The Art That Scratches

Nitimonster, a network of young artists and activists based in Chiang Mai, wants their art exhibition to be provocative, and touch upon the hottest political issues of the day. But what they did not foresee was that their artwork would cause all the staff in the gallery to go on strike, and earn them an f-word curse from the chef in the restaurant opposite on the opening day.  
 
“A Tale of Phantoms,” now on display at WTF Gallery on Sukhumwit 51 until Oct 31, was the second exhibition by Nitimonster. Their premier exhibition was installed in Chiang Mai last year under the theme “Invisible Men,” referring to the issue of political prisoners in Thailand. 
 
The exhibition poster, dim pink with a demon-like creature on a black background, was inspired by the cover on the Devil’s Discus, one of the books banned in Thailand since it was published in 1964, which deals with the mysterious death of King Rama VIII in 1946. The name of the exhibition “Sing Muang” (haunting the city) is printed above the devil on the poster. 
 

(photo credit: Sirichoke Lertyaso)
 
The opening of the exhibition on Oct 4 featured a series of short clips screened in front of the gallery, which includes “The Devil’s Manifesto,” stating that the exhibition was aimed at “the marginalized and the resistance” in Thai society. It was followed by four short clips taken from the 8 pm Royal news, of which the last piece was the funeral of a PAD member which the Queen attended in 2008.   
 
The art performance wrapping up the opening was accompanied with music by the Jebpuad (painful) band. One shirtless Thai man was running around screaming out Article 112 of the Criminal Code, or the lèse majesté law, and then he filled the microwave near the crowd with bunches of chili, garlic and basil. It was heated long enough for a teargas smell to ooze out, sending the audience running in multiple directions. The chef from the opposite open-air restaurant yelled out an f-word to the group for disturbing his customers. 
 
“We just want to disturb the space of the hipster,” said one of the artists from Nitimonster group, who requested to remain anonymous. He explained WTF Gallery was a good place to exhibit such artwork because Nitimonster wanted to send out messages to normal people who may be more apathetic than others, especially the “hipsters”.  
 
The curator of the exhibition, who preferred to keep her name undisclosed, said the audience was intentionally aimed at wider, general public in Bangkok.   
 
"We want to talk about art and politics to audiences who wandering in the city of angel. We want to communicate, we want to raise a political issue, and we create art."
 
"One of the good signs here, on the opening day is that troop of people who don’t usually attend any art opening, or go to any gallery. And I am sure this is the first art opening party for some of our guests. Positively, it’s an early step of our goal to talk about art politically. So we pointed at the flashy spot of art," she said.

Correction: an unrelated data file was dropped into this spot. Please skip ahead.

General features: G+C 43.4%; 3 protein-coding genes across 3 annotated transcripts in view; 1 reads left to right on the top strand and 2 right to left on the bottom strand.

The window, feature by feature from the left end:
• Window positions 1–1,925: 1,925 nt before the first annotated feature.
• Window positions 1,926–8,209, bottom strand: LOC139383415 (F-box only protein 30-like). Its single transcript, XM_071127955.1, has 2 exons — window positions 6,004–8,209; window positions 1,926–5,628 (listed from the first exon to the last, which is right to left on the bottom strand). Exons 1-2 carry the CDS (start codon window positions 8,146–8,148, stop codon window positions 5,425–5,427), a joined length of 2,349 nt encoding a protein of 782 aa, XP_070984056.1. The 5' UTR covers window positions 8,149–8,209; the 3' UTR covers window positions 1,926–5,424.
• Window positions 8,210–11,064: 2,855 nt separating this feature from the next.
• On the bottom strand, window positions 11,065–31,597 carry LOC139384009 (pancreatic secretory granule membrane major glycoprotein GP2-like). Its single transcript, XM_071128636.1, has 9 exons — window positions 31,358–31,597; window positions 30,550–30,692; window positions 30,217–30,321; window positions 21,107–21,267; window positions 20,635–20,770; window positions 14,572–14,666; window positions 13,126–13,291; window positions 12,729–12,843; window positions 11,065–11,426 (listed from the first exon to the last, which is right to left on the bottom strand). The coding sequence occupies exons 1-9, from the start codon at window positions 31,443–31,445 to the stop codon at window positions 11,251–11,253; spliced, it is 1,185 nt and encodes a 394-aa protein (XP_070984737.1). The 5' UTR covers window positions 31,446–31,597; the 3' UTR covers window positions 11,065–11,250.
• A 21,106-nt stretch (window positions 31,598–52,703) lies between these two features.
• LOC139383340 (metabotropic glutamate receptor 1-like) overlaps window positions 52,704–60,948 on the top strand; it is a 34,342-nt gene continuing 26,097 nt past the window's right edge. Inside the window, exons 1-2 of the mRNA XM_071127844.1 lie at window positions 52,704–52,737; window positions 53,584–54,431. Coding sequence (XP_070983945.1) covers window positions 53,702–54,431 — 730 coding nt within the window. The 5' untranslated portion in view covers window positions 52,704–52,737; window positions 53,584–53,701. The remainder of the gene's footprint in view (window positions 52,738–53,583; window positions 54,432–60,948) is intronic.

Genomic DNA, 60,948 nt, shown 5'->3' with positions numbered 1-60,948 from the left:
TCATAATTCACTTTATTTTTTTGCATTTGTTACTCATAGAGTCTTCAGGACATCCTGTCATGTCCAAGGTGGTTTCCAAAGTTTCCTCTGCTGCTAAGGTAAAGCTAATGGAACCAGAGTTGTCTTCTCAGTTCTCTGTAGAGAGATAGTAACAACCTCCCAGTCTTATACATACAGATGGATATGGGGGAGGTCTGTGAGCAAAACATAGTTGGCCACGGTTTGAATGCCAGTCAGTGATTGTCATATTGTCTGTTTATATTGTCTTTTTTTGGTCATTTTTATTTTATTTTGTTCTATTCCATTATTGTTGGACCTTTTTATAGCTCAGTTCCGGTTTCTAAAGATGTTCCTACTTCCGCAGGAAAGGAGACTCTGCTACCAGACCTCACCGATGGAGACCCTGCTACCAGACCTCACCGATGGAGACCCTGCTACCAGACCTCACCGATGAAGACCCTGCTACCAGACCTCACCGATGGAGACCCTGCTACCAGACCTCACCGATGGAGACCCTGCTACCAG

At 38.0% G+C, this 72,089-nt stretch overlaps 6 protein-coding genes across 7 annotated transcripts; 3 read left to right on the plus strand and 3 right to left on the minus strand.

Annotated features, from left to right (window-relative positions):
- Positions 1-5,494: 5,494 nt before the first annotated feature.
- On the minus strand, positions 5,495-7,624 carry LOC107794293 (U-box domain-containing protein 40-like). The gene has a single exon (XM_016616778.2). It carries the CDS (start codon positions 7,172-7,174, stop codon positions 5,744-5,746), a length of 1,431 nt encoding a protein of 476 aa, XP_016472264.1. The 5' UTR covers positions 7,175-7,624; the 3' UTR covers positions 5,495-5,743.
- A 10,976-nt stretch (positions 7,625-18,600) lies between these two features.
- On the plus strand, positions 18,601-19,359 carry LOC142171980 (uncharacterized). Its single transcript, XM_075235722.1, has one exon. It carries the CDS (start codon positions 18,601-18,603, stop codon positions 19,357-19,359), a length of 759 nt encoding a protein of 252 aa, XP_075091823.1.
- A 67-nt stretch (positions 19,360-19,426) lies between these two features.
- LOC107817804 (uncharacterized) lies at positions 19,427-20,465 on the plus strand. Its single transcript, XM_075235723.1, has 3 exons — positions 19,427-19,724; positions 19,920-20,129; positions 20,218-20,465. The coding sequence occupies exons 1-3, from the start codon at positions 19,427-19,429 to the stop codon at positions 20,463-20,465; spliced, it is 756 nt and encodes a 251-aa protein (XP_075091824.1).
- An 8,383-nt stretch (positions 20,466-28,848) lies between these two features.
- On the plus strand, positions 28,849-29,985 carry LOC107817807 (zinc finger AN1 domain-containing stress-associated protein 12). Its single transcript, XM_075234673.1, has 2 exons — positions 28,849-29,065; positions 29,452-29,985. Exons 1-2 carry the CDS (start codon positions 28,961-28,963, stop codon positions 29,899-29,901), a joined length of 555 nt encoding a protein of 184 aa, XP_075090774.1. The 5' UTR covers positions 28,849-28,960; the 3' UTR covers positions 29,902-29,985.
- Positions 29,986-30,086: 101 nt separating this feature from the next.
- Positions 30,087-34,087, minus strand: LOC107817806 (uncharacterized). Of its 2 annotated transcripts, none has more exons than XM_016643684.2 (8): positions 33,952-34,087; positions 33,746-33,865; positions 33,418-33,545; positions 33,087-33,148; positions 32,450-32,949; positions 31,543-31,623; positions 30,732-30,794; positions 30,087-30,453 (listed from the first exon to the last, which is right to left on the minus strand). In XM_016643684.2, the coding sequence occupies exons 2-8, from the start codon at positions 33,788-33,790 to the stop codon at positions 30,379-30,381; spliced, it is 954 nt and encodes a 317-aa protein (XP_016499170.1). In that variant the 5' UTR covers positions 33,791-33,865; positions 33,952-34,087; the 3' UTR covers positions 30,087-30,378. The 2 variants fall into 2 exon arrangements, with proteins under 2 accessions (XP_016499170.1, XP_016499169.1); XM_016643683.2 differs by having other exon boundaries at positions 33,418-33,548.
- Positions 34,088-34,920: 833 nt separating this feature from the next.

The main exhibition was staged on the second floor of the gallery. On the way up, the audience would inevitably have to step on a variety of books – typical Thai secondary school textbooks and contemporary Buddhist teachings like that of V. Vajiramedhi. It was a part of an artwork entitled “stairway to heaven.”
 

"Stairway to Heaven" (photo credit: Nitimonster)
 
“The housekeeper of this gallery cursed us to hell for stepping on these books” said the curator. “The staff in the gallery also all refused to go upstairs to clean unless the books were taken away.”
 
Books are considered rather respectful objects by Thais. They deserve to be held as high as the head and must in no way be touched by the feet or “low” objects.   
 
The curator said she was quite surprised by the reactions. But it might have proved that the aim of the work – to challenge the norm, traditions and beliefs deeply rooted in Thai society – to certain extent may succeed. Though some books were taken off the steps, most audience members seemed undisturbed by the books beneath their shoes. 
 
She explained further that hostile feelings came from social and cultural construction, similar to “demonization” which is the central concept of “A Tale of Phantoms.” “Nothing is evil by itself, but it was made evil,” she added.   
 

"Lexical Modification" (photo credit: Nitimonster)
 
“The problem with art done by activists or social movements was that it victimized what happened too much, and did not focus on the ideology or concept,” said the curator. “Why is Article 112 [of the Criminal Code, or the lèse majesté law] problematic? Why do we still have political prisoners?” she asked.  
 
“We need to focus on the fact that we are equally human,” she said. 
 
 
 
A Tale of Phantoms” is on show through Oct 31, WTF Café & Gallery, Sukhumwit Soi 51